Main Profile

At A Glance

Cryptography

Cryptography is essentially the science of writing in secret code. In data and telecommunications, cryptography has specific security requirements, such as authentication, privacy or confidentiality, integrity, and non-repudiation. To meet these security requirements, we employ secret key (or symmetric) cryptography, public-key (or asymmetric) cryptography, and hash functions.In the first part of the course, we will review a number of different ciphers that were used before World War II. Thes...

Topics: Algebra
Cost: Free

Contact

Cryptography's Full Profile

Overview

Description

Cryptography is essentially the science of writing in secret code. In data and telecommunications, cryptography has specific security requirements, such as authentication, privacy or confidentiality, integrity, and non-repudiation. To meet these security requirements, we employ secret key (or symmetric) cryptography, public-key (or asymmetric) cryptography, and hash functions.In the first part of the course, we will review a number of different ciphers that were used before World War II. These ciphers would be easily broken nowadays, since cryptography has advanced quickly over the past couple of decades with the advent of modern computers. We will cover block cipher algorithms and describe the advanced encryption standard for a symmetric-key encryption adopted by the U.S. government. We will also learn about the important MD5 and SHA-1 hash functions as well as the message authentication code.This course will focus on public key cryptography, which is best exemplified by the RSA algorithm (named after the algorithm inventors Rivest, Shamir, and Adleman). The RSA algorithm is considered particularly strong due to the fact that it relies on prime factorization, a computationally difficult process. We will take a careful look at this algorithm in this course. We will also learn about elliptic curves, another important mathematical function in cryptography, as well as the Diffie-Hellman key exchange and the elliptic curve discrete logarithm problem.In the final part of the course, we will cover key exchange methods, study signature schemes, and provide an overview and discussion of public key infrastructure.Note: It is strongly recommended that you complete Abstract Algebra I (MA231) before taking this course.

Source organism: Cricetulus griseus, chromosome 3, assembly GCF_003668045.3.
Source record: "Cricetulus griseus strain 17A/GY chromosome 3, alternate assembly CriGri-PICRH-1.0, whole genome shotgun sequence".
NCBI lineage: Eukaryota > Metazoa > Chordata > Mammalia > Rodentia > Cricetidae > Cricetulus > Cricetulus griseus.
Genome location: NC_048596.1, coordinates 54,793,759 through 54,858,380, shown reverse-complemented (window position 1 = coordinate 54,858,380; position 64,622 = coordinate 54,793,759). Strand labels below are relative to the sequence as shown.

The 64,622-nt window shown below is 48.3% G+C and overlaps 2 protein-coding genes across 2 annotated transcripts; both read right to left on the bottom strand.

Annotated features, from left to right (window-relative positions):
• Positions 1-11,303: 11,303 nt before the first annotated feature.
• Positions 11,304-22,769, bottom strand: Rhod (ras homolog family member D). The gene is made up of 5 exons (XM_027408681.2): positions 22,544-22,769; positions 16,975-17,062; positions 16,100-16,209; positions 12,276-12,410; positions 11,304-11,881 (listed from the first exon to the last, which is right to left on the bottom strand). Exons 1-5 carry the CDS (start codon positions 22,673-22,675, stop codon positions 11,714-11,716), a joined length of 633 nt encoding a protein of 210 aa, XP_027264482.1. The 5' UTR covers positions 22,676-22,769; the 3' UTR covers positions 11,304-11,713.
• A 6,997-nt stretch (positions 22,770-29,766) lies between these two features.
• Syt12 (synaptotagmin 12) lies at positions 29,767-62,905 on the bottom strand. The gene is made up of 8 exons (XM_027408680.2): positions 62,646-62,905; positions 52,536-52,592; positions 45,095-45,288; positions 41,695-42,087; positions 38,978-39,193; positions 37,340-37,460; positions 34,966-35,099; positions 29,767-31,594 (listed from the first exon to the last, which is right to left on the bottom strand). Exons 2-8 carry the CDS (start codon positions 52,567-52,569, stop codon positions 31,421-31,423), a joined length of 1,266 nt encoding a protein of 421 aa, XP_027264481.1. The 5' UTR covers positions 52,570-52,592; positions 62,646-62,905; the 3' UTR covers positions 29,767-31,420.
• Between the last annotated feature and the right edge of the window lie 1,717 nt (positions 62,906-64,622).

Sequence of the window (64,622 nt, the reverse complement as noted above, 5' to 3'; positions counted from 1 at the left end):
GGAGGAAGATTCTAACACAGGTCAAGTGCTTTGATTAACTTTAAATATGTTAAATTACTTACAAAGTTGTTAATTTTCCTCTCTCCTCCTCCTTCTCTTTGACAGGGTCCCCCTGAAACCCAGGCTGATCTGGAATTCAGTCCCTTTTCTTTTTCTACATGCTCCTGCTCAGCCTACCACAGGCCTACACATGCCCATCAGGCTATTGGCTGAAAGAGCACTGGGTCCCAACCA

Details

  • Days of the Week: Monday, Tuesday, Wednesday, Thursday, Friday, Saturday, Sunday
  • Level of Difficulty: All Levels
  • Size: One-on-One
  • Cost: Free
  • Institution: Saylor
  • Topics: Algebra

Provider Overview

About Saylor: The mission of the Saylor Foundation is to make education freely available to all. Guided by the belief that technology has the potential to circumvent barriers that prevent many individuals from participating in traditional schooling models, the Foundation is committed to developing and advancing inventive and effective ways of harnessing technology in order to drive the cost of education down to zero

Latest Tweet

Saylor Offers Courses In: Mathematics

Questions about Cryptography

Want more info about Cryptography? Get free advice from education experts and Noodle community members.

  • Answer